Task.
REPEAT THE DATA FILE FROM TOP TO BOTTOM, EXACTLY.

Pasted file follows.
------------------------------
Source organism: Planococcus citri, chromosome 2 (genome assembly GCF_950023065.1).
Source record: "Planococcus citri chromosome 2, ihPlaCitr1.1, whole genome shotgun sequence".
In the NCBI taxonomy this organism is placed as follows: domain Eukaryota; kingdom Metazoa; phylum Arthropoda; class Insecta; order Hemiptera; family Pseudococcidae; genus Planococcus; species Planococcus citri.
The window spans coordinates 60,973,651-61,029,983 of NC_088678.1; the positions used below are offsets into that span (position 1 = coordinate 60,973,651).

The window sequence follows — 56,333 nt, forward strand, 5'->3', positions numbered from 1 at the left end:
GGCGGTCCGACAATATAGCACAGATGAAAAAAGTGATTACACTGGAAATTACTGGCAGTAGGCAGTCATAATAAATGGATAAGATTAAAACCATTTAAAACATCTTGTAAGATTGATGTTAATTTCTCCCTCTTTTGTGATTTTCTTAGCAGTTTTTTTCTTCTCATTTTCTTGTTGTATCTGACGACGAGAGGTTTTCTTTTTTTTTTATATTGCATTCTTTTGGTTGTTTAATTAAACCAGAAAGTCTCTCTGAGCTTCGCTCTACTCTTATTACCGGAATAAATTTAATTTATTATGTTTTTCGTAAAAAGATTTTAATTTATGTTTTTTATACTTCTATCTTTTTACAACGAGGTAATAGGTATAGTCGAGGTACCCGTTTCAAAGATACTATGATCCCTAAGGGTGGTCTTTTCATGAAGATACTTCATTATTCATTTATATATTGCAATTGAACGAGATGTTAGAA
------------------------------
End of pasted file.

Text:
Source organism: Planococcus citri, chromosome 2 (genome assembly GCF_950023065.1).
Source record: "Planococcus citri chromosome 2, ihPlaCitr1.1, whole genome shotgun sequence".
In the NCBI taxonomy this organism is placed as follows: domain Eukaryota; kingdom Metazoa; phylum Arthropoda; class Insecta; order Hemiptera; family Pseudococcidae; genus Planococcus; species Planococcus citri.
The window spans coordinates 60,973,651-61,029,983 of NC_088678.1; the positions used below are offsets into that span (position 1 = coordinate 60,973,651).

The window sequence follows — 56,333 nt, forward strand, 5'->3', positions numbered from 1 at the left end:
GGCGGTCCGACAATATAGCACAGATGAAAAAAGTGATTACACTGGAAATTACTGGCAGTAGGCAGTCATAATAAATGGATAAGATTAAAACCATTTAAAACATCTTGTAAGATTGATGTTAATTTCTCCCTCTTTTGTGATTTTCTTAGCAGTTTTTTTCTTCTCATTTTCTTGTTGTATCTGACGACGAGAGGTTTTCTTTTTTTTTTATATTGCATTCTTTTGGTTGTTTAATTAAACCAGAAAGTCTCTCTGAGCTTCGCTCTACTCTTATTACCGGAATAAATTTAATTTATTATGTTTTTCGTAAAAAGATTTTAATTTATGTTTTTTATACTTCTATCTTTTTACAACGAGGTAATAGGTATAGTCGAGGTACCCGTTTCAAAGATACTATGATCCCTAAGGGTGGTCTTTTCATGAAGATACTTCATTATTCATTTATATATTGCAATTGAACGAGATGTTAGAA